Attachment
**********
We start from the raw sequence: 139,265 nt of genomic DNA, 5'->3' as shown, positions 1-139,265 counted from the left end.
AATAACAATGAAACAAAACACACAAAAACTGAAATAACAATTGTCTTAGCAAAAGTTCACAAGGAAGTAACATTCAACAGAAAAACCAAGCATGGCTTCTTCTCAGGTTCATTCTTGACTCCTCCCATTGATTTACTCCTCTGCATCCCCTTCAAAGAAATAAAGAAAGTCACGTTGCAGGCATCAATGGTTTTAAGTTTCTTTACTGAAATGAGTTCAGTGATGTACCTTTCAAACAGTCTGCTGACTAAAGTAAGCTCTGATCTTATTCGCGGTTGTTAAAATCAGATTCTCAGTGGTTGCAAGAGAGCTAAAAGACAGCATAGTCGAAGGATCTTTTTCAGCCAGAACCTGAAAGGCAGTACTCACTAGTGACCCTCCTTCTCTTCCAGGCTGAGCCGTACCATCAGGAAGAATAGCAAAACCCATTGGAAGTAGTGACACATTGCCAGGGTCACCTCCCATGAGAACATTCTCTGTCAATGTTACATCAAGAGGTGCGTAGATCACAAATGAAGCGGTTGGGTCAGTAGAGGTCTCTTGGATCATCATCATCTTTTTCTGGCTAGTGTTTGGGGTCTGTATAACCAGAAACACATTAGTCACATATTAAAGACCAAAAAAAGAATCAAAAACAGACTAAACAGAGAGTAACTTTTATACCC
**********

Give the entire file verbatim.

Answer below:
We start from the raw sequence: 139,265 nt of genomic DNA, 5'->3' as shown, positions 1-139,265 counted from the left end.
AATAACAATGAAACAAAACACACAAAAACTGAAATAACAATTGTCTTAGCAAAAGTTCACAAGGAAGTAACATTCAACAGAAAAACCAAGCATGGCTTCTTCTCAGGTTCATTCTTGACTCCTCCCATTGATTTACTCCTCTGCATCCCCTTCAAAGAAATAAAGAAAGTCACGTTGCAGGCATCAATGGTTTTAAGTTTCTTTACTGAAATGAGTTCAGTGATGTACCTTTCAAACAGTCTGCTGACTAAAGTAAGCTCTGATCTTATTCGCGGTTGTTAAAATCAGATTCTCAGTGGTTGCAAGAGAGCTAAAAGACAGCATAGTCGAAGGATCTTTTTCAGCCAGAACCTGAAAGGCAGTACTCACTAGTGACCCTCCTTCTCTTCCAGGCTGAGCCGTACCATCAGGAAGAATAGCAAAACCCATTGGAAGTAGTGACACATTGCCAGGGTCACCTCCCATGAGAACATTCTCTGTCAATGTTACATCAAGAGGTGCGTAGATCACAAATGAAGCGGTTGGGTCAGTAGAGGTCTCTTGGATCATCATCATCTTTTTCTGGCTAGTGTTTGGGGTCTGTATAACCAGAAACACATTAGTCACATATTAAAGACCAAAAAAAGAATCAAAAACAGACTAAACAGAGAGTAACTTTTATACCC